British energy minister Matthew Hancock has attracted criticism from the U.K.s solar industry for suggesting that British small and medium enterprises (SMEs) should use the feed-in tariff (FIT) rather than the controversial Contracts for Difference (CfD) scheme when funding their renewable energy projects.
Speaking at the Energy and Climate Change Committee yesterday, Hancock said: "As far as small businesses are concerned, we have FITs, especially on the renewable side. FITs are precisely there to have a much lower cost of entry; CfDs are designed for the big stuff and thats expensive and we have a simpler, much more cheaper to apply for subsidy system for the little stuff."
Hancocks grouping of SMEs with small residential installers angered U.K. solar watchdog the Solar Trade Association (STA), which has argued that in order to meet the typical pre-qualifying criteria for a CfD bid, a SME would need to have a spare £200,000 ($304,000) a risk that many companies cannot afford to take. The STA believes that the CfD has been created to purposefully exclude many of the U.K.s smaller companies, despite government rhetoric suggesting it will support the growth of commercial-scale rooftop solar.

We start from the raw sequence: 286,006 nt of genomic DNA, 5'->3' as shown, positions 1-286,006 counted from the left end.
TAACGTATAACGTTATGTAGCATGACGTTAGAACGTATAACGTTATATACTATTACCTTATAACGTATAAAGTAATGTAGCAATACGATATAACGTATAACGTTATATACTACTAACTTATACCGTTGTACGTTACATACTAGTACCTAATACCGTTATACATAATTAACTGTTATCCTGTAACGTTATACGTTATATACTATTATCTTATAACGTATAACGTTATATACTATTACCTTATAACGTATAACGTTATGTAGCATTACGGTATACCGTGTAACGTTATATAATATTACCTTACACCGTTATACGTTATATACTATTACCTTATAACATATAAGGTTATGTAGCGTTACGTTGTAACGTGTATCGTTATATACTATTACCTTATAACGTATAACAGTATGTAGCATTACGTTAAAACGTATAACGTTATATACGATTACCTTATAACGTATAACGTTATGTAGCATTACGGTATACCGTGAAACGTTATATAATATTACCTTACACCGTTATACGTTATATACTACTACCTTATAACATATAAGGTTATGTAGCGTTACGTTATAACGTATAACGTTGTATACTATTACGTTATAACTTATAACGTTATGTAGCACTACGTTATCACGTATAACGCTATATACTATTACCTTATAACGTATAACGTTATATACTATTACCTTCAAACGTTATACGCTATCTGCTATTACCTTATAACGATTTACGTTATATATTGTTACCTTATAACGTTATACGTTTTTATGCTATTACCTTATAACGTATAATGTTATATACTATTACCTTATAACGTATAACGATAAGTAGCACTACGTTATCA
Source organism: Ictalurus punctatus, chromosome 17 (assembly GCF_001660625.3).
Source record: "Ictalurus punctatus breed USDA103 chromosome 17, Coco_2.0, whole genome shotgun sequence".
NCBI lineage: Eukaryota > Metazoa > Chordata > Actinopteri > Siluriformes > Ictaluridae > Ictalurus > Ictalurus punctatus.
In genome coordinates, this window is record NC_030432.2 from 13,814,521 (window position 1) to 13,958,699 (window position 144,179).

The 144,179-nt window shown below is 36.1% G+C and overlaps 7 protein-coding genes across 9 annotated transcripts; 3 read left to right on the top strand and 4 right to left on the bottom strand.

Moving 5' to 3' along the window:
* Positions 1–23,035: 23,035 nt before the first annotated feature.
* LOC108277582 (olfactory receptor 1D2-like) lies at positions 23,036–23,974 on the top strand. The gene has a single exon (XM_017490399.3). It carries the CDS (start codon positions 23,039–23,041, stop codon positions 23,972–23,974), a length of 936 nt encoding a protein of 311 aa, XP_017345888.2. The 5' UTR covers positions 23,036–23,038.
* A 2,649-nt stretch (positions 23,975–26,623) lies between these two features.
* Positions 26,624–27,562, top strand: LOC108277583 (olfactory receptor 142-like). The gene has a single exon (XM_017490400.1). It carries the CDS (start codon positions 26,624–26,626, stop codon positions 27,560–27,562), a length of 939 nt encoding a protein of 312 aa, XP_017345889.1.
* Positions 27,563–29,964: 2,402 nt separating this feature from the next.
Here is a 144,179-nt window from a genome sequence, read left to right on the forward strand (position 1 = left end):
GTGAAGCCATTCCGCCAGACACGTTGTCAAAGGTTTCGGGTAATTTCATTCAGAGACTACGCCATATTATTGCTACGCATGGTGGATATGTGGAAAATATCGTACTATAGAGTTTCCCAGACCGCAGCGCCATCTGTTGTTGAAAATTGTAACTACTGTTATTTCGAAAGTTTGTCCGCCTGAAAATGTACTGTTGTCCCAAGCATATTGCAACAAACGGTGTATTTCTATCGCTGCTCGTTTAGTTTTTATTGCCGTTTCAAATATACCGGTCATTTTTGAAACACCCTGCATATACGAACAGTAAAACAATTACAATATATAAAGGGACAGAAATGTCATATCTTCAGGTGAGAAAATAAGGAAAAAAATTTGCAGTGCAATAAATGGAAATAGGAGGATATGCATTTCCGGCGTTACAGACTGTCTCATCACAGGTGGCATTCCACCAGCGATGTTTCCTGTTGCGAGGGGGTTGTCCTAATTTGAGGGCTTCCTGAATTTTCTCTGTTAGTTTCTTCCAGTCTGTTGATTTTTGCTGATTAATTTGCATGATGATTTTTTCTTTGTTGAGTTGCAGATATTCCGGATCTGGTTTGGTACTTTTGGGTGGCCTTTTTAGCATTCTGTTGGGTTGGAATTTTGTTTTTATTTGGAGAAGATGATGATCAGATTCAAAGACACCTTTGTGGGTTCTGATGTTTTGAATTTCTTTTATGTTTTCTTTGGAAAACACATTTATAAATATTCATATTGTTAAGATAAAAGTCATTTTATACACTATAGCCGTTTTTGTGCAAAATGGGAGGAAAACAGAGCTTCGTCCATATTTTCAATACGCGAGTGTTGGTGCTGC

"CfDs and FITs are very different mechanisms," said STA CEO Paul Barwell. "CfDs are only eligible for projects greater than 5 MW, FITs are designed for systems below 5 MW, so minister Matt Hancock should be actively promoting both schemes."
Hancock added that, as small business minister too, it was in his interests to support SMEs, but remarked: "The practicalities of signing up bill payers to these long-term contracts means that you have to be pretty sure that the other side will see it through," alluding to a lack of confidence in the longevity of many SMEs in the U.K.
Barwell, however, retorted: "If the message here is that SMEs have to move to smaller schemes under FITs because CfDs are not designed for SMEs then that is obtuse.
"SMEs have used the [Renewable Obligation Certificate] ROC for all sizes of large-scale deployment helping to provide much-needed competition in the electricity generation market."
The ROC rug, Barwell added, was pulled by DECC in May 2014, and the STA chief suggested the governments "needs to fix" CfDs to enable and encourage competition in the market.
"Further," concluded Barwell, "if everyone moves to smaller installs under FITs, then the tariffs will hyper-degress very quickly. Our modeling shows that with only modest growth the FIT standalone tariff could be too low, too quickly, and will restrict deployment."
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